ABOUT THIS BOOK
PUBLICATION DATE: February 16, 2021
Talking at the Gates
By James Campbell
James Baldwin was born into the squalor of a Harlem tenement and transcended an early life of setbacks and racism. A storefront preacher at the age of fourteen, he supported his entire family – mother and eight siblings – before he began writing for prestigious journals such as The Partisan Review. Troubled by his fame, his sexuality and his colour, he was a great drinker and socialiser with wild periods of gregariousness and monastic retreats during which he wrote feverishly. By the time he died in 1987, his books such as The Fire Next Time, Go Tell It on the Mountain and Nobody Knows My Name had become modern classics.
James Campbell knew Baldwin for ten years. For this book, he interviewed many of Baldwin’s friends and examined several hundred pages of correspondence. He quotes from the vast, disturbing file that the FBI compiled on Baldwin and discusses the writer’s turbulent relationships with Norman Mailer, Richard Wright and Marlon Brando, as well as his friendship with Martin Luther King.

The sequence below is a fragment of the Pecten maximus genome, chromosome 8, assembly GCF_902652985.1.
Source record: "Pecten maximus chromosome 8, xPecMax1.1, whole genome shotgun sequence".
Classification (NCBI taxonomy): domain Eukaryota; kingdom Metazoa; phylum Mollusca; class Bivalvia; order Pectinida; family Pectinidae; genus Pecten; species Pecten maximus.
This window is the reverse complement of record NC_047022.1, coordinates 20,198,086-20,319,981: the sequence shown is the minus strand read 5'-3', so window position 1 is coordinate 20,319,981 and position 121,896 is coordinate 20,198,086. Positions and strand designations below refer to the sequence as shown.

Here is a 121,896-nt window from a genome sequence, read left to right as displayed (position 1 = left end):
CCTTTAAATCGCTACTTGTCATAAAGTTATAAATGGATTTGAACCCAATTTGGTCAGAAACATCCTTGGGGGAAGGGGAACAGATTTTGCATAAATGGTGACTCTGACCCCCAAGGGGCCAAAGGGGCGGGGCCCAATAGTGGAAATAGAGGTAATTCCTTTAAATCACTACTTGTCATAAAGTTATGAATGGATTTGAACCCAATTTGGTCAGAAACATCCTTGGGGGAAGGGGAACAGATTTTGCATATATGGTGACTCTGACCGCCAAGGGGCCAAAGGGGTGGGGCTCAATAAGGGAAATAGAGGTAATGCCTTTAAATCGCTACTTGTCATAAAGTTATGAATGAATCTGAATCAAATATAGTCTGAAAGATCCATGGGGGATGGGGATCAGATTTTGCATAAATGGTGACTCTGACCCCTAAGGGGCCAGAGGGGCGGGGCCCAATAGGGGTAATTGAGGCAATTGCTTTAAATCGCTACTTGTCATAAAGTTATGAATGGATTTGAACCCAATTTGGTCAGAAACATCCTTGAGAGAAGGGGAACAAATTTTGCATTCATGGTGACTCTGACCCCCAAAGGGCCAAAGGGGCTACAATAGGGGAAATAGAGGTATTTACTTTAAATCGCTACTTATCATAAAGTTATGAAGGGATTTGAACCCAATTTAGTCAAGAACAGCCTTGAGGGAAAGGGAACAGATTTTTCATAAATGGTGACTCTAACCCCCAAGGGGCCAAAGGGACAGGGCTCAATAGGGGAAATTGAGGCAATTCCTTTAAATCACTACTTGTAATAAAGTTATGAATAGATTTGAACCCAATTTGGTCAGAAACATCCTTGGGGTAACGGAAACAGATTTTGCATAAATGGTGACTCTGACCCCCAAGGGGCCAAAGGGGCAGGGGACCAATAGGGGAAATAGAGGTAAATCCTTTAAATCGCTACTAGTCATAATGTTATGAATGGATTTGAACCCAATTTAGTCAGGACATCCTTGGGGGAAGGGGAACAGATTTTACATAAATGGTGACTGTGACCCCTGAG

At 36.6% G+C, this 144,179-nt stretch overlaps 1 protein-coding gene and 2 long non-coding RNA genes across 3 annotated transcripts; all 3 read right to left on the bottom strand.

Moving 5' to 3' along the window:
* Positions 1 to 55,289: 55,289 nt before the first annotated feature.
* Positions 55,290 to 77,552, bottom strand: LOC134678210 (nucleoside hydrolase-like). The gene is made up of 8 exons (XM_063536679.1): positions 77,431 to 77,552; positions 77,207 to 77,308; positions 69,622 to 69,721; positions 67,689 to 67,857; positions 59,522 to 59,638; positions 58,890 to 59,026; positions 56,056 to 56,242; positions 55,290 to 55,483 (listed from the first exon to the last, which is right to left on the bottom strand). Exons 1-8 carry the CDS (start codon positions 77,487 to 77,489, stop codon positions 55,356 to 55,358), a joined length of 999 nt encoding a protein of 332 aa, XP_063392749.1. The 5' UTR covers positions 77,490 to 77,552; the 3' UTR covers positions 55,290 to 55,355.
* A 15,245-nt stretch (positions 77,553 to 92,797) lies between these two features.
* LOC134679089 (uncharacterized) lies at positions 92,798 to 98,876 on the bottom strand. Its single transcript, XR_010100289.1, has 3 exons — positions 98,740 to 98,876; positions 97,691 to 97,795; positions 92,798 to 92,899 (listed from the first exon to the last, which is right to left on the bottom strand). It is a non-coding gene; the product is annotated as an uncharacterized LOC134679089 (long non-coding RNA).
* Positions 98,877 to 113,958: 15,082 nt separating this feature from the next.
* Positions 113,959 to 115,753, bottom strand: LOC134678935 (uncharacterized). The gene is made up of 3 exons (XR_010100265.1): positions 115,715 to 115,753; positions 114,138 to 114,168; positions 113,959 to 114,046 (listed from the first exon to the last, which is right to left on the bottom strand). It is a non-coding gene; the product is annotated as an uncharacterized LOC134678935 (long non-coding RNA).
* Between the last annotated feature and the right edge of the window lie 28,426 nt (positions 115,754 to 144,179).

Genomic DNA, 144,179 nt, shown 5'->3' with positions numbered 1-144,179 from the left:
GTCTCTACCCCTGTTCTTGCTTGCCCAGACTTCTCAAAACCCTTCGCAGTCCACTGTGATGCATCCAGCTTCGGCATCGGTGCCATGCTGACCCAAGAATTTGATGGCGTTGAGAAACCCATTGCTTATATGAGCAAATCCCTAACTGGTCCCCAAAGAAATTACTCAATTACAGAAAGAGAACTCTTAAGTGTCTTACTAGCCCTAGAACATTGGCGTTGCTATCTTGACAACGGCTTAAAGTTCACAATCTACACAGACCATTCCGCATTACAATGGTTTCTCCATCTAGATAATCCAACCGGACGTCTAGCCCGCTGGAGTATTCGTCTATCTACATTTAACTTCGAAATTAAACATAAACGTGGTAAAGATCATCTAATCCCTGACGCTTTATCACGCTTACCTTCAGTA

Elegantly written, candid and original, Talking at the Gates is a comprehensive account of the life and work of a writer who believed that ‘the unexamined life is not worth living’.
James Campbell was born in Glasgow in 1951. Between 1978 and 1982 he was editor of The New Edinburgh Review. He is the author of Invisible Country: A Journey Through Scotland and Gate Fever: Voices from a Prison. He lives in London and works for the Times Literary Supplement. His memoir, Just Go Down to the Road: A Memoir of Trouble and Travel, will be published by Polygon in July 2021.